Special Report

The Oldest Famous Entertainers in History

Lincoln Maazel
> Age at time of death: 106
> Lifespan: 1903-2009
> Occupation: American actor and singer; father of conductor Lorin Maazel

Lincoln Maazel appeared in two movies, “Martin” (1976) and “The Amusement Park” (1975), and also was in the television series “NET Playhouse” in the 1960s. Maazel was a much-in-demand actor on Pittsburgh stages in the 1960s, appearing in three plays running simultaneously at one point.

Doris Eaton Travis
> Age at time of death: 106
> Lifespan: 1904-2010
> Occupation: American actress and dance instructor; last surviving Ziegfeld Girl

Doris Eaton Travis started appearing on stage with her brothers Charles and Joseph and her sisters Mary and Pearl when she was 5 years old. At the time of her death in 2010, she was the last surviving dancer from the Ziegfeld Follies. Decades after performing at the New Amsterdam Theatre, Travis danced there again in 1998 when she appeared with four other former Ziegfeld Girls in a fundraiser for the renovated theater.

Tonio Selwart
> Age at time of death: 106
> Lifespan: 1896-2002
> Occupation: German actor and stage performer

German-born film and stage actor of Austrian parentage is one of three people on the list who lived in three centuries. Selwart served in the Austro-Hungarian Army in WWI before emigrating to the U.S. in 1930. He played mostly Nazi officials and German Army officers in motion pictures like “The Hitler Gang,” “Anzio,” and “The North Star”.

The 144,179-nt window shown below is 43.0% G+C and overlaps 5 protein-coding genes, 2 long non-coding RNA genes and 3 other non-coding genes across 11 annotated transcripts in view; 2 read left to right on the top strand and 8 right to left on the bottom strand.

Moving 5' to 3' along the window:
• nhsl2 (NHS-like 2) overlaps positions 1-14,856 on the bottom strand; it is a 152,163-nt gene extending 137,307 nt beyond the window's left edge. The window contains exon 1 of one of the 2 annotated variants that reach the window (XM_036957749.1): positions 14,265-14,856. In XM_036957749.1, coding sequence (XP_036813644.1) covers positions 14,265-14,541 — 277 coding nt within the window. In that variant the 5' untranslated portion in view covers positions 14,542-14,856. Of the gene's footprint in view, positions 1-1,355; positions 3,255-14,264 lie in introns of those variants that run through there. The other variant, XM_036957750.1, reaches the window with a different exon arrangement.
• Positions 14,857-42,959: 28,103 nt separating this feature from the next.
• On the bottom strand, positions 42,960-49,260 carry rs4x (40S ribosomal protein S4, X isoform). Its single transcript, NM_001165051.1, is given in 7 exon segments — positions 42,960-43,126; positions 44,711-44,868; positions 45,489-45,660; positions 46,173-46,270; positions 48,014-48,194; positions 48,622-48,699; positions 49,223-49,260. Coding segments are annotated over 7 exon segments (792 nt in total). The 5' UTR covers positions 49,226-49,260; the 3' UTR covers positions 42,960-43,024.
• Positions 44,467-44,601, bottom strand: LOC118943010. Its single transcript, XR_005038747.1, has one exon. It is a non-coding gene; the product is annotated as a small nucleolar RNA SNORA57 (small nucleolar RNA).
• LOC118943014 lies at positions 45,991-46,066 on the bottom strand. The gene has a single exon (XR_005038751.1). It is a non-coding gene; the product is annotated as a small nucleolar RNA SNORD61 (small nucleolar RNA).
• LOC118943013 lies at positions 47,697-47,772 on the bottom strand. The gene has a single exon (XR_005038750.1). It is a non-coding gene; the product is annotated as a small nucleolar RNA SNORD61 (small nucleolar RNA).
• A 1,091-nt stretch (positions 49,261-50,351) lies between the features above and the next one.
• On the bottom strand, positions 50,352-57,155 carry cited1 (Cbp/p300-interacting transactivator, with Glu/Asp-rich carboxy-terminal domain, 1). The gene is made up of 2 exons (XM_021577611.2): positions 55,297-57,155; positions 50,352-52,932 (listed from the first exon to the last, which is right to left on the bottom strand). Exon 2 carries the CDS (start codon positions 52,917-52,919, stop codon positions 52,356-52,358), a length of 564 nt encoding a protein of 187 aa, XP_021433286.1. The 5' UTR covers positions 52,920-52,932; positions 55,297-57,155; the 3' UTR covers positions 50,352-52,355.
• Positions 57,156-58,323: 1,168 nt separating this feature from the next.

Source: Archive Photos / Archive Photos via Getty Images

George Abbott
> Age at time of death: 107
> Lifespan: 1887-1995
> Occupation: American stage actor, director, playwright, screenwriter, producer

George Abbott is one of the most celebrated American stage actors, directors, playwrights, screenwriters, and producers of all time. After appearing on the stage from 1912 to 1926, he focused on writing and directing. Abbott won 11 Tony Awards, including for “The Pajama Game,” “Damn Yankees,” and “A Funny Thing Happened on the Way to the Forum.” In 1960, he won the Pulitzer Prize for Drama for the musical “Fiorello!” in collaboration with Jerome Weidman, Jerry Bock, and Sheldon Harnick.

Gerda Ring
> Age at time of death: 107
> Lifespan: 1891-1999
> Occupation: Norwegian stage actress and producer

Gerda Ring was a pioneer and a profile in courage. Ring, the first Norwegian woman to get a driver’s license, debuted on the stage in 1911 in a play written by her mother. After the Germans took over Norway in WWII, she and other actors refused to work on a radio play because the station was controlled by the Nazis. She fled Norway and established a free Norwegian theater group in Sweden. Ring directed plays to an advanced age.

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